Before Straw, the band was well on its way to being doomed to the type of indie obscurity reserved for critical darlings who barely sell enough discs to buy ramen. McClelland and Lightbody met at Dundee University in Scotland in 1994. Along with drummer Johnny Quinn, they released their debut, Songs for Polar Bears, in 1998. When It's All Over We Still Have to Clear Up followed three years later -- after which the band split from its label, Jeepster. Demos of Straw led to a major-label deal and, finally, mainstream notoriety.

More surprising than UK fame, though, is that "Spitting Games" and "Run" have found popularity in the United States, a country recently liberated from nü-metal's clutches and open again to sensitive types, despite a historical reluctance to roll out the welcome wagon for new UK acts. McClelland appreciates the challenge America represents.

"There's an element of proving ourselves over again, but we actually like that," he says. "It's nice to get up on stage and know that if you don't play well, it's not automatically going to go well. You have to get up and fight for your dignity under these crowds that have never seen you before. Generally, the first couple of songs there was a mild interest -- growing to definite interest and smiling, clapping, dancing about, jumping up and down by the end of it."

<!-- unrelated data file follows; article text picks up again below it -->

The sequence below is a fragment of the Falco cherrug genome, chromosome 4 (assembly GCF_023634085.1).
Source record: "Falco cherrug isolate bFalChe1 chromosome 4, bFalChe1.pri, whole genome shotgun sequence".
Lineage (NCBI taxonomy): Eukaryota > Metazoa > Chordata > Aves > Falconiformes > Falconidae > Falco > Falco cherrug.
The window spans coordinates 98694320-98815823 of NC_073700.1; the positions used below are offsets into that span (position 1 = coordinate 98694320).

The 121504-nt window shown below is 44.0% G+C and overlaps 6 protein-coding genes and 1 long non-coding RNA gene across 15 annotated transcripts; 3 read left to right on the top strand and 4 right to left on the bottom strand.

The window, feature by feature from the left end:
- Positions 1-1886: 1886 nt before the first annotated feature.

This assessment nails why Snow Patrol is finally resonating with a larger audience. Although many Straw songs are soaked in melancholy and weighed down by hopeless love and failing relationships, underneath the layers of darkness is a persistent optimism that refuses to die. Still, McClelland is wary of questioning what people find magical about Straw.

"It's something I don't really want to understand, in case we become conceited and try and work to formula and anything like that," he says. "We really try and keep our heads out of the way as much as possible when we're recording and writing music, not think about what we're doing or how it fits into the overall picture. Just to see if it makes our heart skip or not.

"We've tried not to learn any of the rules of music. None of us are even in any way trained. We're all self-taught. We actually try and close our ears whenever anyone explains stuff to us. 'Well, it's in the chord of G, that song.' Is it? I didn't want to know that," He laughs. "I know I play G sometimes, and that makes sense, but I don't understand why."

Nor does he need to, given Snow Patrol's ascent.

"I suppose we should feel vindicated in a way, because we've been going for so long with so little interest…with only critical acclaim," McClelland says. "But we always really believed in it, and we were pigheaded and stubborn about it and kept going and didn't listen to any of the bad stuff people said about us. It's nice to not have to justify yourself anymore. Everything's been pretty crazy, the way it's taken off. We're just struggling to hold on, really. The bus has left, and thankfully, we're on it."